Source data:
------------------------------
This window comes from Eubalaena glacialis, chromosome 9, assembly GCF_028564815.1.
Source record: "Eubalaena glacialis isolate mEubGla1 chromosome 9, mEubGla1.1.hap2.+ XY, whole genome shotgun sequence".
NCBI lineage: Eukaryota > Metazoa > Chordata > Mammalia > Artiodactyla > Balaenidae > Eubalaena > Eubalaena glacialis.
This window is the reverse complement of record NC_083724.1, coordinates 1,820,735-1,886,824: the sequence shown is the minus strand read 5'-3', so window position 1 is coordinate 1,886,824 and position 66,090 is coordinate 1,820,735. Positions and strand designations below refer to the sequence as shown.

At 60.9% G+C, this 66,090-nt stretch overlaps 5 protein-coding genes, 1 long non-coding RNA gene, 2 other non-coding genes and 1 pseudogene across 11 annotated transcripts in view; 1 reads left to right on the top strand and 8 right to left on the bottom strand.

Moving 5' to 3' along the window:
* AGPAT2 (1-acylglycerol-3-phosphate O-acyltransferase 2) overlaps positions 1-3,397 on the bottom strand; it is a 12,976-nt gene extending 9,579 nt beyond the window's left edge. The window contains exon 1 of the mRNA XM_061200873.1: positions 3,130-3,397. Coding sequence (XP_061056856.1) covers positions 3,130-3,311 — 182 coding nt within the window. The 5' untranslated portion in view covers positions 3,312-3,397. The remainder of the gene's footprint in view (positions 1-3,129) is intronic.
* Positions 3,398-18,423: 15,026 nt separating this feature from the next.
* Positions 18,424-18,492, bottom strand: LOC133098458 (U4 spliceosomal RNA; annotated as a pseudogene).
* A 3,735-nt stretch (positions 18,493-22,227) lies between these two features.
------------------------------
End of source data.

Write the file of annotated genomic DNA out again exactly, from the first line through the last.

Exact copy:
This window comes from Eubalaena glacialis, chromosome 9, assembly GCF_028564815.1.
Source record: "Eubalaena glacialis isolate mEubGla1 chromosome 9, mEubGla1.1.hap2.+ XY, whole genome shotgun sequence".
NCBI lineage: Eukaryota > Metazoa > Chordata > Mammalia > Artiodactyla > Balaenidae > Eubalaena > Eubalaena glacialis.
This window is the reverse complement of record NC_083724.1, coordinates 1,820,735-1,886,824: the sequence shown is the minus strand read 5'-3', so window position 1 is coordinate 1,886,824 and position 66,090 is coordinate 1,820,735. Positions and strand designations below refer to the sequence as shown.

At 60.9% G+C, this 66,090-nt stretch overlaps 5 protein-coding genes, 1 long non-coding RNA gene, 2 other non-coding genes and 1 pseudogene across 11 annotated transcripts in view; 1 reads left to right on the top strand and 8 right to left on the bottom strand.

Moving 5' to 3' along the window:
* AGPAT2 (1-acylglycerol-3-phosphate O-acyltransferase 2) overlaps positions 1-3,397 on the bottom strand; it is a 12,976-nt gene extending 9,579 nt beyond the window's left edge. The window contains exon 1 of the mRNA XM_061200873.1: positions 3,130-3,397. Coding sequence (XP_061056856.1) covers positions 3,130-3,311 — 182 coding nt within the window. The 5' untranslated portion in view covers positions 3,312-3,397. The remainder of the gene's footprint in view (positions 1-3,129) is intronic.
* Positions 3,398-18,423: 15,026 nt separating this feature from the next.
* Positions 18,424-18,492, bottom strand: LOC133098458 (U4 spliceosomal RNA; annotated as a pseudogene).
* A 3,735-nt stretch (positions 18,493-22,227) lies between these two features.